I could really use some help, I have a

  • Behringer MINIMIX MIX800,
  • Behringer MINIAMP AMP800,
  • Audio-Technica BPHS1 Headphone Mic, running
  • Windows 8.1. with a
  • Sound Blaster X-Fi Xtreme Audio, a
  • Curtis Mathis 5.1 Surround System.and using
  • Vituraldub to record

How would you set these up, cause right now my set up is not working right, the music sucks, my voice on the mic is like coming from a tin can or tunnel, or outer space.I even turn off the sound system to only get sound through my phones, makes no difference, its bot the same.


Thank you Josh, and everyone else. first as to what I want it for. I have a You Tube channel basically for Christian music and Bible topics.

My goal is to reach out. As to my set up now. The Mix800 is wired from the out to the input on the Amp800. the input from the mixer goes to the link out on the Amp800. The link out from the Amp800 goes to the blue port on the soundcard, that is the headphone, the input from the mixer goes to line out 1 split with the front and mixer of the sound system green port.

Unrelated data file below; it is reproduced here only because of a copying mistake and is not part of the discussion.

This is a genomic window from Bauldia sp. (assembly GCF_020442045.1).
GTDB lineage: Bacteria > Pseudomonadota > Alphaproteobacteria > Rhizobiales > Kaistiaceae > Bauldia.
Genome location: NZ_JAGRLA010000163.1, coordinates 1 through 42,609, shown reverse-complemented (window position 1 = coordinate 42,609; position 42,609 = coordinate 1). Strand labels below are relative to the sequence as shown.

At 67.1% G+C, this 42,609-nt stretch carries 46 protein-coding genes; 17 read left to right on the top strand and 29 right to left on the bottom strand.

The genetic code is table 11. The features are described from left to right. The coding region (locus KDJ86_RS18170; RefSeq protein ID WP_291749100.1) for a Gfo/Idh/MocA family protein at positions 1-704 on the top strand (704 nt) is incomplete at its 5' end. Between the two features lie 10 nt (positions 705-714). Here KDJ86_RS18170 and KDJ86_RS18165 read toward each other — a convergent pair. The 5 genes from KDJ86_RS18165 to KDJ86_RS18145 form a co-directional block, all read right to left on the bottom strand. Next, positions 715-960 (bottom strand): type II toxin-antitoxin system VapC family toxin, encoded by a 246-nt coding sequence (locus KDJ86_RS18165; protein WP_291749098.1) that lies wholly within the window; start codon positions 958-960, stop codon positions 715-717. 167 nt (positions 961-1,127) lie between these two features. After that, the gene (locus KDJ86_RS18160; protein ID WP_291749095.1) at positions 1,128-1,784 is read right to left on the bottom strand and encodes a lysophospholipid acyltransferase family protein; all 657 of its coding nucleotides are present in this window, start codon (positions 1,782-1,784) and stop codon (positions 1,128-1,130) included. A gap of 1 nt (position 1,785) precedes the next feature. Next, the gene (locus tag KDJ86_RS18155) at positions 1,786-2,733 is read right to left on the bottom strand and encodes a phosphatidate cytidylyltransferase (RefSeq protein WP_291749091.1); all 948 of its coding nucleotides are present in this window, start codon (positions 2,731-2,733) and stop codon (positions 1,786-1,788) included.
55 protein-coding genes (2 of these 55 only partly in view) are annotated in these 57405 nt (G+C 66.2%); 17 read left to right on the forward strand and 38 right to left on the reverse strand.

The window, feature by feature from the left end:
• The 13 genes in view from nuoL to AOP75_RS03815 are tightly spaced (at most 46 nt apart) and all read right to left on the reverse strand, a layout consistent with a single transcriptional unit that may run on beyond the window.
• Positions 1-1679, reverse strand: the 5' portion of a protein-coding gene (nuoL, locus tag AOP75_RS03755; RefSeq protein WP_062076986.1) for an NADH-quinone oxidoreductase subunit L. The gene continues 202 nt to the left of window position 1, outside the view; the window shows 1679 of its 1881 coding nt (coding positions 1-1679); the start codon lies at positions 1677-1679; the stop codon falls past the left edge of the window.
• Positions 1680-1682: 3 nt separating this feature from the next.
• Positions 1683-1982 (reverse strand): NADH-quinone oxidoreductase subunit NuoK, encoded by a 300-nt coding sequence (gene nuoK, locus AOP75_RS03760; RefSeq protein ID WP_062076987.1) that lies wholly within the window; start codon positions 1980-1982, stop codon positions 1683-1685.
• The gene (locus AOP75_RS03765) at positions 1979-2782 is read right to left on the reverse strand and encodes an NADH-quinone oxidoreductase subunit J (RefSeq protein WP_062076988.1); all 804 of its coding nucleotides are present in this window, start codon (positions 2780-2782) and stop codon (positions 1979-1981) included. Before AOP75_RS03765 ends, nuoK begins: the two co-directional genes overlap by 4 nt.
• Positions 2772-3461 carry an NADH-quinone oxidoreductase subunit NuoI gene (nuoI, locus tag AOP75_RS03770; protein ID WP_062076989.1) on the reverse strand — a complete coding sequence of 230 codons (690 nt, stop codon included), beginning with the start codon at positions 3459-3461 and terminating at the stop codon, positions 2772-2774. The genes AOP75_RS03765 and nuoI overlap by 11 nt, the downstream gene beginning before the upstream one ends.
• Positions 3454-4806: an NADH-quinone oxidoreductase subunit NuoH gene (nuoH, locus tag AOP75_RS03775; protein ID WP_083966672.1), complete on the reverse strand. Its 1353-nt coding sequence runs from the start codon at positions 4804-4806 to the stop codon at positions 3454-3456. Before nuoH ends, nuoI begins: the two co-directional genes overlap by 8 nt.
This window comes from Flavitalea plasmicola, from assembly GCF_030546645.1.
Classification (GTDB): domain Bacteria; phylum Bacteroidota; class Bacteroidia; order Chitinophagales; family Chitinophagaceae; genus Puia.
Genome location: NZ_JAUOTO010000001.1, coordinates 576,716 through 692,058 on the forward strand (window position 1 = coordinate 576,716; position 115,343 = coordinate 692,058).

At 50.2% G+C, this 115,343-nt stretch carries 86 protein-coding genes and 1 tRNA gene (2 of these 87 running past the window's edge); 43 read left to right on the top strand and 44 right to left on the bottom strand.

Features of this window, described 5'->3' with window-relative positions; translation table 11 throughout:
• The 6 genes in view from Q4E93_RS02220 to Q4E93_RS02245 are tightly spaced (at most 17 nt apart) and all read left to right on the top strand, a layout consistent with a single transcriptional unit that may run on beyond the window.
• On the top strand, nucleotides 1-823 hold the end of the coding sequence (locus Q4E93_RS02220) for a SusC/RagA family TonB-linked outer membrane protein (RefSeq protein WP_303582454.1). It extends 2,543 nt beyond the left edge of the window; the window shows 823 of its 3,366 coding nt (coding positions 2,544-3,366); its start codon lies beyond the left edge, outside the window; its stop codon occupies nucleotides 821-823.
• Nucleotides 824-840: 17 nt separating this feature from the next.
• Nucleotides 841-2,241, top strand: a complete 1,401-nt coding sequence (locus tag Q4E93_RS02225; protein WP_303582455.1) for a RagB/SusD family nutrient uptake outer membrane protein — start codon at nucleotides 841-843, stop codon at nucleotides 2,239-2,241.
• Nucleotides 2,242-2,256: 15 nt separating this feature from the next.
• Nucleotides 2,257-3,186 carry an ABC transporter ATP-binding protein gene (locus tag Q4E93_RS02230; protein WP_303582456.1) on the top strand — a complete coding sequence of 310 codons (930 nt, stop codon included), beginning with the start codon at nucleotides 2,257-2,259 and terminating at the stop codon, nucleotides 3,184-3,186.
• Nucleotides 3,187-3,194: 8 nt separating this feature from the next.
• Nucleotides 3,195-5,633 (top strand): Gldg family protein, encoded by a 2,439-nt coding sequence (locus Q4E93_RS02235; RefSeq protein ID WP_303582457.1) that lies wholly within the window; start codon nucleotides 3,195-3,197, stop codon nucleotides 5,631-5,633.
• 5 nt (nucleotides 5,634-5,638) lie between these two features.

The five ports go as to the current wiring is blue port headphones, green port front and mixer with using a split connection, nothing is in the gray port, the orange port is the center and subwoofer, the black port is the rear left and right of the sound system.

As to the mic I am using, not a cheap one, high quality, Audio- Technica BPSHS1, which is plugged into a patch cord in the mixer split to both channels to achieve left and right channel. First I am a newbe as to if Behringer is good or not, I have no idea, I was suggested to this setup, I have seen it on you tube with great sound and capabilities. I just would like to be able to do my music which is going through the mixer using music files and my voice.

So being new, I am just learning. I know the equipment I have should do what I want it to do. The Sound BlasterX-Fi Xtreme Audio is putting out great sound to the 5.1, it rocks. I just know it should be going through the mixer the same way, Yes its cheap as to my budget, however cheap don't mean junk, and before ordering the Behringer equipment I read many reviews, those were very reliable. I hope this is explains my full setup at the present, and not being real technical I do learn fast.

Again thanks to everyone.

  • 1